‘Newtown at 100’ Brings Student Vision to Screen

The students in Booker High School’s summer filmmaking academy had no idea they would be attending a major premiere of their film at the Sarasota Film Festival less than a year later. But the teenaged directors were happy to don their best fashions and pose for the flashbulbs in front of the Sarasota Opera House Thursday night.

“I love the opportunity come here today and walk the red carpet,” said Co-director Kiara Mitchell before the screening of Newtown at 100. “The has been an experience.”

The five student directors enrolled in a summer film academy, they all said, as much to boost college resumes and find something productive to do in the summer. It wasn’t until classes started that they knew they would be producing a feature-length documentary on Newtown’s 100th anniversary.

The young filmmakers worked with veteran ones. Judge Charles Williams and SFF Education Program Director Samuel Curtis, both experienced directors who had work premiere in the Sarasota Film Festival themselves, Williams said it was important that the film be made by young people living and attending school in the Newtown Community today.

Co-director Wade Turner agreed, and said to many people in the broader Sarasota community have no idea what Newtown is truly like. “If you don’t go to school at Booker or live in Newtown, most people would want to separate themselves from it,” Turner said. Co-director Teithis Miller added, “People want to past and say let’s go somewhere else. We give a picture of what Newtown really is.”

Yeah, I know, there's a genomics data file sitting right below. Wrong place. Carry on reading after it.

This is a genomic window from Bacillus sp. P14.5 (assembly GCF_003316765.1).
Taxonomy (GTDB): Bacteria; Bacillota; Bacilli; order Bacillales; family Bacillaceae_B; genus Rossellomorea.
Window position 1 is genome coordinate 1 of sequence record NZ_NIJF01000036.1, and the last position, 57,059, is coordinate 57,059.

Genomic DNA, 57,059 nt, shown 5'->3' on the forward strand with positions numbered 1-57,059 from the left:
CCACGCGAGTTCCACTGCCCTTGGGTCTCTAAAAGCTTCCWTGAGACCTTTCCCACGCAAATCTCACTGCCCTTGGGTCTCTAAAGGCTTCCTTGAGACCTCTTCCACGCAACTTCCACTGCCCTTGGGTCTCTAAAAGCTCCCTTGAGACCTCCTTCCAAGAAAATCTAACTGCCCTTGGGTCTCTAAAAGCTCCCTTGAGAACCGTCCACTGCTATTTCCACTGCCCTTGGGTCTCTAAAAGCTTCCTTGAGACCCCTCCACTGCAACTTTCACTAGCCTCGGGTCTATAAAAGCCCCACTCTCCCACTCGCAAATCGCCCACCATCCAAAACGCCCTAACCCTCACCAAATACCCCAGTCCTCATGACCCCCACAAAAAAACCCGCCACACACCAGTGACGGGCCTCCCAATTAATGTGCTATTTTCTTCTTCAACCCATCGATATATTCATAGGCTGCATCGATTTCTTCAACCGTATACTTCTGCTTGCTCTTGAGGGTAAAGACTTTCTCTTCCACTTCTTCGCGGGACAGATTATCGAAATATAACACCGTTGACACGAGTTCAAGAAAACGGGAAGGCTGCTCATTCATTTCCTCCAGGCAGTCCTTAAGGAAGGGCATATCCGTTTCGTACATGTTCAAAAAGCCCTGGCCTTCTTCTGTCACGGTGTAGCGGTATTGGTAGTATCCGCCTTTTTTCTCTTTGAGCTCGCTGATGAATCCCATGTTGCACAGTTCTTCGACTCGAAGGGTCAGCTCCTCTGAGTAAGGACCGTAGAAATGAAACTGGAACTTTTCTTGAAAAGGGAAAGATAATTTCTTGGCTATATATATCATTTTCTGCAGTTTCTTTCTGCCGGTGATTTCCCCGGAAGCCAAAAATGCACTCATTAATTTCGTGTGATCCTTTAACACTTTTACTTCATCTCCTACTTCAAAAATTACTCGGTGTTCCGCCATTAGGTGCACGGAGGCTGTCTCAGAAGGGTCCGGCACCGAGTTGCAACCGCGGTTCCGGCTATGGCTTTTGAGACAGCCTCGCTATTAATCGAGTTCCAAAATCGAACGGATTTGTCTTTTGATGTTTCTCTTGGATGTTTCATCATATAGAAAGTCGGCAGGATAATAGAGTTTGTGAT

Co-director Jonathan Buckley said the film also explored parts of the community’s past that the young filmmakers were not familiar with before producing Newtown at 100. Standing in the heart of Downtown Sarasota, Buckley was surprised to hear Sarasota’s black community once could be found in today’s city core, not in North Sarasota where it sits today. “It was moved further down 301,” he explained. The film documents the evolution of the black community in what was then derivatively referred to as Black Bottom, then into Overtown where today’s Rosemary District sits. Then it migrated further northeast to the current location of Newtown today.

Deanna Dubose, whose daughter Deja Dubose was one of the co-directors but could not attend the red carpet, said the creation of the film did wonders for the teenagers learning the rich history of the Newtown region. “It was a wonderful opportunity for the kids to see what filmmaking is about,” she said, “but more than that to get to know the community there are growing up in.”

But the film is not just about the region’s past. Turner said the film taps into an economic rebirth underway right now. “The community was always strong but there is a growing economic thing going on because of the school being there, and things are improving so much,” he said.

“The future for Newtown is bigger and better than what it is now,” Mitchell added.

The entire experience has both Buckley and Miller considering careers in filmmaking. Williams said he wants to see the academy continue year after year, though he was unsure if a major opening with a community reception at the Sarasota Film Festival was in the mix every year. “We have to deal with that one year at a time,” he said.

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